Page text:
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Thread: 1840 british cutter by Pete Culler

  1. #1
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    Default 1840 british cutter by Pete Culler

    Hi. I'm wondering if the 1840 british cutter by Pete Culler is a good boat, can it do larger crossings? Can you singelhand it. Any opinion is welcome. Dave


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    Default Re: 1840 british cutter by Pete Culler

    Hadn't thought Culler was that old... Need more info.

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    Default Re: 1840 british cutter by Pete Culler

    - Chris

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    Default Re: 1840 british cutter by Pete Culler

    I can’t answer the question re passage making Dave, but it “looks" like a nice seaworthy hull shape. Have you got a copy of the plans - or access to them - and if so, do they include any stability calculations? How is she intended to be ballasted?

    I’d venture to suggest that any boat well founded can be set up for passage making but a more difficult thing to assess is her sea kindliness - ie how comfortable she is in a heavy sea - and you really need to talk to other owners to get an idea of that.

    What attracted you to the design?

    As for single handing, again I’d venture to suggest that you could set up any boat for comfortable single handing and a boat of the 1840 Cutter size should be an ideal size for a single hander.
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    Default Re: 1840 british cutter by Pete Culler

    I looked at the study plans online. She looks sound, not really fast but comfortable. I wonder if at 35 foot she might be a bit heavy for single handing.
    It really is quite difficult to build an ugly wooden boat.

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    Default Re: 1840 british cutter by Pete Culler

    I find my 39' cruising ketch a good single hand boat. She is a steady platform due to her weight, and setting the mizzen weathercocks her, letting me set the other sails at a relaxed pace. Her gear is heavy though, and sheeting in the main takes strength. Someday I may add a winch there.

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    Default Re: 1840 british cutter by Pete Culler

    Quote Originally Posted by Larks View Post
    I can’t answer the question re passage making Dave, but it “looks" like a nice seaworthy hull shape. Have you got a copy of the plans - or access to them - and if so, do they include any stability calculations? How is she intended to be ballasted?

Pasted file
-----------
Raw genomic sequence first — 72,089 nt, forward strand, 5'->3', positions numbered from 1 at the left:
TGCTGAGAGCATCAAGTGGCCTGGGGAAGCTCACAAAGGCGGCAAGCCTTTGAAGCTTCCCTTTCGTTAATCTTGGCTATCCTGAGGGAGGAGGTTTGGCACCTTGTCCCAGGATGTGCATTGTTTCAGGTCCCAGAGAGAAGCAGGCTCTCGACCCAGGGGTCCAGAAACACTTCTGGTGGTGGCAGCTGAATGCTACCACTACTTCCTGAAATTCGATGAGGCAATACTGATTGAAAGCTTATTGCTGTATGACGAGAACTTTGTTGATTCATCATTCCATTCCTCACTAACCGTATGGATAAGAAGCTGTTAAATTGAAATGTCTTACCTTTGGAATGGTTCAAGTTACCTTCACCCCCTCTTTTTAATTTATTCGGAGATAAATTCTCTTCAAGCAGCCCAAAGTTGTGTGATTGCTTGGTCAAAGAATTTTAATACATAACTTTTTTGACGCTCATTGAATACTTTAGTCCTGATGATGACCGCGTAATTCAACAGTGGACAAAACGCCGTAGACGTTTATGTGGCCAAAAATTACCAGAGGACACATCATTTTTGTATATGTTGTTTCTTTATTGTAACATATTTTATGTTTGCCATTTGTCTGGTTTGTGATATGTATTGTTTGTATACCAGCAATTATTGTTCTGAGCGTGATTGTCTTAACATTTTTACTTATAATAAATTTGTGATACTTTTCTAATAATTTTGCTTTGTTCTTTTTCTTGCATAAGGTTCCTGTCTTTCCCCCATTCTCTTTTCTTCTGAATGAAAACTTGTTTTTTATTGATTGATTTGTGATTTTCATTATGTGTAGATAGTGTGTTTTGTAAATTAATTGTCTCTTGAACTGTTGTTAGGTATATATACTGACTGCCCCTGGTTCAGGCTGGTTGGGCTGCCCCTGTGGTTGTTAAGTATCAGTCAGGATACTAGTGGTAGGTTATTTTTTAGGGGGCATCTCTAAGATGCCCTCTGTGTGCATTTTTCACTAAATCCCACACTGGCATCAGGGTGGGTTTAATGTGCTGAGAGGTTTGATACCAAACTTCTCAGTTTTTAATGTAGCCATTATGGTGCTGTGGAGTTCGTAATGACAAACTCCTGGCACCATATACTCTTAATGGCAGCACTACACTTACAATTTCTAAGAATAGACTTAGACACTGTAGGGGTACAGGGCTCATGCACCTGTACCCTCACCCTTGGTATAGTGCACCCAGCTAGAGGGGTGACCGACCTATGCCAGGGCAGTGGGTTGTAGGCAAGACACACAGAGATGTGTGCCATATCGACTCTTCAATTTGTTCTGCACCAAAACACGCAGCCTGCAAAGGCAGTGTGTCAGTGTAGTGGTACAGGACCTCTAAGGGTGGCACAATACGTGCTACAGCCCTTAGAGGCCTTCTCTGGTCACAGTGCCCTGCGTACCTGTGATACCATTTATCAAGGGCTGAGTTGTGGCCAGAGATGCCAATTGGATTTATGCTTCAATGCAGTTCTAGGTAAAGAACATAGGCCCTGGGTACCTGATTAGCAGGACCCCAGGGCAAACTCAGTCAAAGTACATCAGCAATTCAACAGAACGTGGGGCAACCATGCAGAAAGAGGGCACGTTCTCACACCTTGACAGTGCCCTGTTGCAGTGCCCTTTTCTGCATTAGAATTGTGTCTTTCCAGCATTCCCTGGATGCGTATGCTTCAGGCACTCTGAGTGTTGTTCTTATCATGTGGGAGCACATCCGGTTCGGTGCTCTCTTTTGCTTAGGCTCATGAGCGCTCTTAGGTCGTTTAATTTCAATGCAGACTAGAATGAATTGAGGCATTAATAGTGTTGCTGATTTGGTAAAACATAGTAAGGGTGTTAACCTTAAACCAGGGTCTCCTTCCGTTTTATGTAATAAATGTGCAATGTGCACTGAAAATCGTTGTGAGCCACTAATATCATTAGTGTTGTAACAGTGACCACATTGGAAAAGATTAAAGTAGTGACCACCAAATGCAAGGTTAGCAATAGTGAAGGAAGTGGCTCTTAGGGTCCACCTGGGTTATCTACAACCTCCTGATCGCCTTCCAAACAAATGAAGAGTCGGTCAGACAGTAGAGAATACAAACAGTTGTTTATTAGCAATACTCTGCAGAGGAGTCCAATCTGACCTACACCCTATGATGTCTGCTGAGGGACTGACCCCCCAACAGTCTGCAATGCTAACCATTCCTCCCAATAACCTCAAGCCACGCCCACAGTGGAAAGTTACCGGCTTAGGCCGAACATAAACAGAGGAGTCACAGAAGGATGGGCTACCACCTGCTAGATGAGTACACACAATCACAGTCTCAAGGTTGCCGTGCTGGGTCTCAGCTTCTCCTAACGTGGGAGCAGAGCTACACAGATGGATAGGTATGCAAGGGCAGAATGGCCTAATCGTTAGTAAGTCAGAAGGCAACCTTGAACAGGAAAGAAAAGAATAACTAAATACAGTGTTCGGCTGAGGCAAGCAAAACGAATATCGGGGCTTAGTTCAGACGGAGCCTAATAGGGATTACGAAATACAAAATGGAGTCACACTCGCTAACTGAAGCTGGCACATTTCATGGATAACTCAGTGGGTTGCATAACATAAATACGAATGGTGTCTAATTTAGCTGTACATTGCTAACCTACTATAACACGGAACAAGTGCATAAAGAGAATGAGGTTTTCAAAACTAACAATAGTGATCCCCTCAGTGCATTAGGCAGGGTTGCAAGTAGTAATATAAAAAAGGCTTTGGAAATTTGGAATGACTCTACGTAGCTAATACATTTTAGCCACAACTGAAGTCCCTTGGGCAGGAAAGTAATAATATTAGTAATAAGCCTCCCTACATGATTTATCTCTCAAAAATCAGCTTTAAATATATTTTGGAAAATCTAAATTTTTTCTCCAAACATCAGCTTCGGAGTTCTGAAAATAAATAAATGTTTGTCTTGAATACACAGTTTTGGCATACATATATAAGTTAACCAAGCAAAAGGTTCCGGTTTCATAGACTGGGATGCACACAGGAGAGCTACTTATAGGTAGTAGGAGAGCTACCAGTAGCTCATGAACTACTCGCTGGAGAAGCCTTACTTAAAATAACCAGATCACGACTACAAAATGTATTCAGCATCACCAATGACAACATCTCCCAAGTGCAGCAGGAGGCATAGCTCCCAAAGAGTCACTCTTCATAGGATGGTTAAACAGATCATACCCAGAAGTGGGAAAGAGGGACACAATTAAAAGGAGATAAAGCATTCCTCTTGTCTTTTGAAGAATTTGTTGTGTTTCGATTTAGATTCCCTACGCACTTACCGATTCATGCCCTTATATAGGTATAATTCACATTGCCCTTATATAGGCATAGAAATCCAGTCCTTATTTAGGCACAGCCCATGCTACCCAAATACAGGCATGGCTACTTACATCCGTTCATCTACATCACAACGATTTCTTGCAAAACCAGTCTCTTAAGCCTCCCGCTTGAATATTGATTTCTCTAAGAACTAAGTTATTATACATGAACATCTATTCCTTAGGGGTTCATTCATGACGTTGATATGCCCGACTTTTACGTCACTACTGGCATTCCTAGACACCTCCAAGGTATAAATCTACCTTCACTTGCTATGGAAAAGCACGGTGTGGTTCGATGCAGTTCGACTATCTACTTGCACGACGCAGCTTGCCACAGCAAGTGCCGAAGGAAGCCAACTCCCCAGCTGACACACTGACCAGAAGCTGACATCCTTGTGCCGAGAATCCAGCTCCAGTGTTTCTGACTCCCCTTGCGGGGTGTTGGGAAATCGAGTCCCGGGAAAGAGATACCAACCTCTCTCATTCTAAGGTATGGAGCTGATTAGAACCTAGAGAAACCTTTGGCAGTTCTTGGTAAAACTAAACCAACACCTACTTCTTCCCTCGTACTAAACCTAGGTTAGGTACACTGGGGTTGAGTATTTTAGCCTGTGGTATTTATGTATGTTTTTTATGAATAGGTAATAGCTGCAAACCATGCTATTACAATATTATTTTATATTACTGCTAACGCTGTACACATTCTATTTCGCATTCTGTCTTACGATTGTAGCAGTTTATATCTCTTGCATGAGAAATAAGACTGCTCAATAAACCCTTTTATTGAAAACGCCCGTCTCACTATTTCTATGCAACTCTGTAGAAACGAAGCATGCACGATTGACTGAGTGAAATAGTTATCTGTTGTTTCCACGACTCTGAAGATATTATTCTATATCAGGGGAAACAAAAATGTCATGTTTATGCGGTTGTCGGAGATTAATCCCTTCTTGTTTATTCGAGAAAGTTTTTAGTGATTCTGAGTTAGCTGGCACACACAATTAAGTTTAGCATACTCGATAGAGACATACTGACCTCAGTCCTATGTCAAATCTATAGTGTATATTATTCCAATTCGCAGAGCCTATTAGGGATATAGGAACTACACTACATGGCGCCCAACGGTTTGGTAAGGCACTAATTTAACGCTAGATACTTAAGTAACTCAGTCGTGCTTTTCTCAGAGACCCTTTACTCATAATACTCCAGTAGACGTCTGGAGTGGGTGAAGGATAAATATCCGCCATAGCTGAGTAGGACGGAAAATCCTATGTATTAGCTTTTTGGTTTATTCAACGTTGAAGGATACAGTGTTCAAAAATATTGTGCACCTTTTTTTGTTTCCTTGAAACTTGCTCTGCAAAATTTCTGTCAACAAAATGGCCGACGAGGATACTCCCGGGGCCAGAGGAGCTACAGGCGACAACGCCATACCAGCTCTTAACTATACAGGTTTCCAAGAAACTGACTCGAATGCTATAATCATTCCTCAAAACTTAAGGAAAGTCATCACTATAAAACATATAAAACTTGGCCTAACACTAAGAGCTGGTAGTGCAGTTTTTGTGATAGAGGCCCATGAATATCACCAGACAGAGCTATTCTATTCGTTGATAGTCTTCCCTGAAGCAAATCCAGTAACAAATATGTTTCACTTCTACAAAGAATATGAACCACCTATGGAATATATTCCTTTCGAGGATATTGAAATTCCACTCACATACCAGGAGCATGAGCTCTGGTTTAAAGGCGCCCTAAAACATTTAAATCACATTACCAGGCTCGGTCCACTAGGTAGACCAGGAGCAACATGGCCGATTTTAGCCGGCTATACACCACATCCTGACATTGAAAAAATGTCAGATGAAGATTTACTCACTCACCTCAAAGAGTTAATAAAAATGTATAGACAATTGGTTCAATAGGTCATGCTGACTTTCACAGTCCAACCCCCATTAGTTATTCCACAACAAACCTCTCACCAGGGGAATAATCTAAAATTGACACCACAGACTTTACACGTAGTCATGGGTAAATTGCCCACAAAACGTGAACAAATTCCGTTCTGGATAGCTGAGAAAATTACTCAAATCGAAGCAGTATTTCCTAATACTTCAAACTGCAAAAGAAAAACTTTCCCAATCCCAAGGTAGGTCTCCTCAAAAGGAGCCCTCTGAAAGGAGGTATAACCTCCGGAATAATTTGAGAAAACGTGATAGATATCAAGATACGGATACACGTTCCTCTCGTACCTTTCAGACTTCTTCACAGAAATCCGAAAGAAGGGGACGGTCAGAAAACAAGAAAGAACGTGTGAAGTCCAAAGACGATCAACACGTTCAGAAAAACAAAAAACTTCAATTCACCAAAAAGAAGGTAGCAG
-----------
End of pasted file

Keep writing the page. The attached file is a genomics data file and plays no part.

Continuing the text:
I’d venture to suggest that any boat well founded can be set up for passage making but a more difficult thing to assess is her sea kindliness - ie how comfortable she is in a heavy sea - and you really need to talk to other owners to get an idea of that.

    What attracted you to the design?

    As for single handing, again I’d venture to suggest that you could set up any boat for comfortable single handing and a boat of the 1840 Cutter size should be an ideal size for a single hander.

    shee is quite heavy and the ballast is on the inside.

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    Default Re: 1840 british cutter by Pete Culler

    Based on what builder's expect today from plans Culler's plans for the "1840 British Cutter" might be best considered as a preliminary design. Anyone contemplating building based on those plans might want to invest in a knowledgable naval architect/boat designer doing some hydrostatic calculations, a weight and CG location estimate, and a preliminary stability analysis. Culler was better known for the look and character of his designs than being technically thorough.
    Last edited by David Cockey; 08-31-2020 at 03:15 PM.

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    Default Re: 1840 british cutter by Pete Culler

    Isn’t Silva Bans a Culler repro boat?

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    Default Re: 1840 british cutter by Pete Culler

    The ill fated schooner John F. Leavitt was a Culler design.
    As much as I like Culler's small craft, I would not consider building without the blessings of a naval architect.

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    Default Re: 1840 british cutter by Pete Culler

    Pete never styled himself as a NA. His larger designs were pretty much based on traditional designs and should be checked by a NA